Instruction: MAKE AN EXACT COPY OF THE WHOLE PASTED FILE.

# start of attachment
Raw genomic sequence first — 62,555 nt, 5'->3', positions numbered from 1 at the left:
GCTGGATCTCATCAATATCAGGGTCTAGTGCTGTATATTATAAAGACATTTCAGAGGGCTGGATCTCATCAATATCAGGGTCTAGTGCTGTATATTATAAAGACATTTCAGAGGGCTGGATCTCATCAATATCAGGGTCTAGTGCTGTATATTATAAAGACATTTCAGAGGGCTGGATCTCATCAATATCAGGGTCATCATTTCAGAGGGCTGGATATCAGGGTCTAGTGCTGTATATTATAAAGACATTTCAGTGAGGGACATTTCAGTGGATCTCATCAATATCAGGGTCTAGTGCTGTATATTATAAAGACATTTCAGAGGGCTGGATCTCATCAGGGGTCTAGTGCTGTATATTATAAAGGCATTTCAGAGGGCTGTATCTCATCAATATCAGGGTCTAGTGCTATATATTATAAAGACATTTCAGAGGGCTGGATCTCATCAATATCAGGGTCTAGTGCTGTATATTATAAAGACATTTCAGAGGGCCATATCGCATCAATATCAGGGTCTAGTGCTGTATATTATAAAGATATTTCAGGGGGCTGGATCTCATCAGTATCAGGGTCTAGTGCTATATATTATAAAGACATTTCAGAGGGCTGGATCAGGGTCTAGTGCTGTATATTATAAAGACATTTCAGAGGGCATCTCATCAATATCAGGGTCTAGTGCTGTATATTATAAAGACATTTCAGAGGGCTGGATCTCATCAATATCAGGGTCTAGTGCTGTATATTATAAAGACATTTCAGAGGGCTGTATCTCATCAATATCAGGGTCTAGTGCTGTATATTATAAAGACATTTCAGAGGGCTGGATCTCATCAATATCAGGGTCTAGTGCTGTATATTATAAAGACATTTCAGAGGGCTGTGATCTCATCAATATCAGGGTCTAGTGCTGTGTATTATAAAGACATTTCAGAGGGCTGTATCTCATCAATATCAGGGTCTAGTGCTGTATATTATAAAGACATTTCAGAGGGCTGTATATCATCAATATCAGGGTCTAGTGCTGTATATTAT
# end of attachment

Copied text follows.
Raw genomic sequence first — 62,555 nt, 5'->3', positions numbered from 1 at the left:
GCTGGATCTCATCAATATCAGGGTCTAGTGCTGTATATTATAAAGACATTTCAGAGGGCTGGATCTCATCAATATCAGGGTCTAGTGCTGTATATTATAAAGACATTTCAGAGGGCTGGATCTCATCAATATCAGGGTCTAGTGCTGTATATTATAAAGACATTTCAGAGGGCTGGATCTCATCAATATCAGGGTCATCATTTCAGAGGGCTGGATATCAGGGTCTAGTGCTGTATATTATAAAGACATTTCAGTGAGGGACATTTCAGTGGATCTCATCAATATCAGGGTCTAGTGCTGTATATTATAAAGACATTTCAGAGGGCTGGATCTCATCAGGGGTCTAGTGCTGTATATTATAAAGGCATTTCAGAGGGCTGTATCTCATCAATATCAGGGTCTAGTGCTATATATTATAAAGACATTTCAGAGGGCTGGATCTCATCAATATCAGGGTCTAGTGCTGTATATTATAAAGACATTTCAGAGGGCCATATCGCATCAATATCAGGGTCTAGTGCTGTATATTATAAAGATATTTCAGGGGGCTGGATCTCATCAGTATCAGGGTCTAGTGCTATATATTATAAAGACATTTCAGAGGGCTGGATCAGGGTCTAGTGCTGTATATTATAAAGACATTTCAGAGGGCATCTCATCAATATCAGGGTCTAGTGCTGTATATTATAAAGACATTTCAGAGGGCTGGATCTCATCAATATCAGGGTCTAGTGCTGTATATTATAAAGACATTTCAGAGGGCTGTATCTCATCAATATCAGGGTCTAGTGCTGTATATTATAAAGACATTTCAGAGGGCTGGATCTCATCAATATCAGGGTCTAGTGCTGTATATTATAAAGACATTTCAGAGGGCTGTGATCTCATCAATATCAGGGTCTAGTGCTGTGTATTATAAAGACATTTCAGAGGGCTGTATCTCATCAATATCAGGGTCTAGTGCTGTATATTATAAAGACATTTCAGAGGGCTGTATATCATCAATATCAGGGTCTAGTGCTGTATATTAT